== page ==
See Thru Edu is a project of the Texas Public Policy Foundation

Thomas K. Lindsay, Ph.D., Editor in Chief and Director, Center for Higher Education, Texas Public Policy Foundation

The “State Disinvestment” Myth?

While the percentage of funding coming from state and local sources has fluctuated over the decades, it has stayed in roughly one steady, relatively narrow band, and we remain in that band today.

Forgive Us Our (Student Loan) Debts?

One of the programs designed to implement Obama’s vision for student loan forgiveness “privileges” (to use a term that’s all the rage these days) those who go on to work for the government or non-profit organizations.

Policymakers should boost WGU’s high-quality, low-cost education

We learned this month that WGU is producing the largest number of science and math teachers in the United States. And as Vance Fried, a research fellow at the Oklahoma Council of Public Affairs, has pointed out, “while WGU’s educational quality is high, its tuition is low.”

How to Deal with Student Debt?

It never occurs to Ross or people like him that the problem of students who have amassed too much debt is entirely the result of government meddling.

$1.1 Trillion Student Loan Bubble? Not So Fast

The Consumer Financial Protection Bureau attracted widespread attention in 2012, shortly after total student debt passed $1 trillion. The agency warned of the “uncanny” similarities between the state of the student loan industry and that of the subprime mortgage market before the housing bubble burst.

Thinking Too Highly of Higher Ed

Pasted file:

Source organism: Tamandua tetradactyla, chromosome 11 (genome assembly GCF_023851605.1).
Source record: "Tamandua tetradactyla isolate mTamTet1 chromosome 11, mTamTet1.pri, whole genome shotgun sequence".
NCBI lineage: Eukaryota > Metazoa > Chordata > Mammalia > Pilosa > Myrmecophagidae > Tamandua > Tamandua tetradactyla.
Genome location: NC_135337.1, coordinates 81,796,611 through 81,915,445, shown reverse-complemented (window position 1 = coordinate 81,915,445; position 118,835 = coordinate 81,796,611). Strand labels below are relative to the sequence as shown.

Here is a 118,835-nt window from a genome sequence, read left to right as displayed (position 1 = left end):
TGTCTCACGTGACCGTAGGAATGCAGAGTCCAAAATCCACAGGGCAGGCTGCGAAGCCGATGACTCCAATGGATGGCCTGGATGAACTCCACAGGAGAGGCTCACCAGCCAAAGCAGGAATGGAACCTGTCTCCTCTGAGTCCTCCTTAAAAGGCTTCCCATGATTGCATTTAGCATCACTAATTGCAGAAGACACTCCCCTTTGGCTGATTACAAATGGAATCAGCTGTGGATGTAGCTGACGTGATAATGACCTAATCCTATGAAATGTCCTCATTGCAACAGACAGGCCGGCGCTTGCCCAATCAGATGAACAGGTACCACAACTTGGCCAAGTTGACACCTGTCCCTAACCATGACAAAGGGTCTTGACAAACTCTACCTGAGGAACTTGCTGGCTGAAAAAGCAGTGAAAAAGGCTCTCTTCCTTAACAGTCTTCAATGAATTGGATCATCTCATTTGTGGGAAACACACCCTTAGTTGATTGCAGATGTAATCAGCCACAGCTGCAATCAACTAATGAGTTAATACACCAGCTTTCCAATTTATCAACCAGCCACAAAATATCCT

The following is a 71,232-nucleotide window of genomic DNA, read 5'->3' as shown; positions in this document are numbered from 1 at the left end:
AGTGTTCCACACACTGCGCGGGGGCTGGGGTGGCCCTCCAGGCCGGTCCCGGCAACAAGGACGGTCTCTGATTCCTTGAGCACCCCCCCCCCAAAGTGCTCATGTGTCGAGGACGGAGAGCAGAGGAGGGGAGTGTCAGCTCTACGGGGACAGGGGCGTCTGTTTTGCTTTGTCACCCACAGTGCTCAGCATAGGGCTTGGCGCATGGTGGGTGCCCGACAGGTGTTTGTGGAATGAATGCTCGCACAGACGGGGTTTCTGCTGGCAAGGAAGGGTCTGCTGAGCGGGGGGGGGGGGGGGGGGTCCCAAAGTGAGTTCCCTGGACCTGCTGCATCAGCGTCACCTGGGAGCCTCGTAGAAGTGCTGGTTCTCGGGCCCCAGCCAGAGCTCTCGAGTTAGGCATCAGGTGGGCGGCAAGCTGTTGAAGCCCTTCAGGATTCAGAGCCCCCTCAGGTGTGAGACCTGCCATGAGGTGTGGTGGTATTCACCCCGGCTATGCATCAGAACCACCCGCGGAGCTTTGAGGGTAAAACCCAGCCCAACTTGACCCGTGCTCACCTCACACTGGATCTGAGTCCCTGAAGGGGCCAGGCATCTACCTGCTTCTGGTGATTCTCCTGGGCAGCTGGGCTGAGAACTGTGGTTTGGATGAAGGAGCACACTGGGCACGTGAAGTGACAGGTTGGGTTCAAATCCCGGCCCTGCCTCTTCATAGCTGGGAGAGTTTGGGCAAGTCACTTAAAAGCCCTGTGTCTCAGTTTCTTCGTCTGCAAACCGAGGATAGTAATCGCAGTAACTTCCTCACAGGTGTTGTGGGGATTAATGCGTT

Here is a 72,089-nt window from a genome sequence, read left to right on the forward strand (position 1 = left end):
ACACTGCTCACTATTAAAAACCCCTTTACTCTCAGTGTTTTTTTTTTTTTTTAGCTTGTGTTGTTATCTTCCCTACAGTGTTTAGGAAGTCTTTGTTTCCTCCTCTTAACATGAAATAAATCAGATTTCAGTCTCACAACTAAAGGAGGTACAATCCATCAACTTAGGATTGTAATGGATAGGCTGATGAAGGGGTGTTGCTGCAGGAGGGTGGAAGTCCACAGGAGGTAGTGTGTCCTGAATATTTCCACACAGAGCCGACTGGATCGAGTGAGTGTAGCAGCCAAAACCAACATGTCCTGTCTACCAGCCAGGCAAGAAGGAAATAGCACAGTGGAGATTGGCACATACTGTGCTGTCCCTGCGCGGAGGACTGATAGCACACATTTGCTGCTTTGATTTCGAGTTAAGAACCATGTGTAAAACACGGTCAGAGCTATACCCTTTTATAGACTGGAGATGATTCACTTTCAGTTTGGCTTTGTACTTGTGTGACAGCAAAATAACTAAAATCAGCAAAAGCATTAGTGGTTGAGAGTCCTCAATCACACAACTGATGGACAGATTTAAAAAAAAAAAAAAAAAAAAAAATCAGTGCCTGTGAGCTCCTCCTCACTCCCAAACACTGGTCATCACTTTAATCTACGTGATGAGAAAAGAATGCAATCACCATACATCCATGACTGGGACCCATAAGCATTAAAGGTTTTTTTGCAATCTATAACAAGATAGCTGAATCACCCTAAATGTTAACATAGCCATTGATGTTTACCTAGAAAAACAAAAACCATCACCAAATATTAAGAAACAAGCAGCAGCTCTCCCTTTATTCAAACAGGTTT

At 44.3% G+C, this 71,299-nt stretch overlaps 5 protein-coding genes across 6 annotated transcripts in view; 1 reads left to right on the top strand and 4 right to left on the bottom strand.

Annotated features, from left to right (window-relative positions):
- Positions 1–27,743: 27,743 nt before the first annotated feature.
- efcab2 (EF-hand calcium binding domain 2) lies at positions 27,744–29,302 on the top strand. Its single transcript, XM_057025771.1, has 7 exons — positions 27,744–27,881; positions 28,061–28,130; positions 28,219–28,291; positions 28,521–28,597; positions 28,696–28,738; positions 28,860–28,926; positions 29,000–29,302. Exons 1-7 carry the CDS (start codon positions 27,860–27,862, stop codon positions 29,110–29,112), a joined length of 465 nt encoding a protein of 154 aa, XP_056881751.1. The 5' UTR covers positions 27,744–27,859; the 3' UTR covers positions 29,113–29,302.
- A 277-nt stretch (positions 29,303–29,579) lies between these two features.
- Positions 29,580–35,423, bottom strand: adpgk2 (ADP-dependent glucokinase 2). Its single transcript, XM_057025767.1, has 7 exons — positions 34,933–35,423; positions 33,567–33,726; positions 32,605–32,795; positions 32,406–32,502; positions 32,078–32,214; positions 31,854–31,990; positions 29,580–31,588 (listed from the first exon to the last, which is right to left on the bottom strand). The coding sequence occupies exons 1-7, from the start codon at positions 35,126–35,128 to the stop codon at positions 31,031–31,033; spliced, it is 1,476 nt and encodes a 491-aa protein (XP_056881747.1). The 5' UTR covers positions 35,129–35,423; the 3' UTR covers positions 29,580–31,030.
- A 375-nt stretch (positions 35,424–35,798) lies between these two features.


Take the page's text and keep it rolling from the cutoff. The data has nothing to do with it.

Now education has taken the place of housing. If a college degree always means higher wages, then everyone should get a college degree: That’s the conventional wisdom encapsulated by Obama.

2014 Election: The rest of the results

Illinoisans voted in favor of a 3 percent tax increase for millionaires in order to collect more money for schools, although this referendum was not attached to a binding proposal to raise taxes. Before residents get too excited about sticking it to the rich, they should talk to Maryland residents. In 2009, the Wall Street Journal reported that one year after passing a millionaire tax, “one-third of millionaires … disappeared from Maryland tax rolls.” In fact, tax revenue collected from state millionaires actually declined after the tax was passed.

How The ‘College-For-Everybody’ Agenda Harms Both Students And The Economy

In higher education, the vision “that everyone should go to college”—like all well-intentioned projects suffering only tenuous connections to reality—asks “too much from those at the bottom, . . . the wrong things from those in the middle, . . . and too little from those at the top.”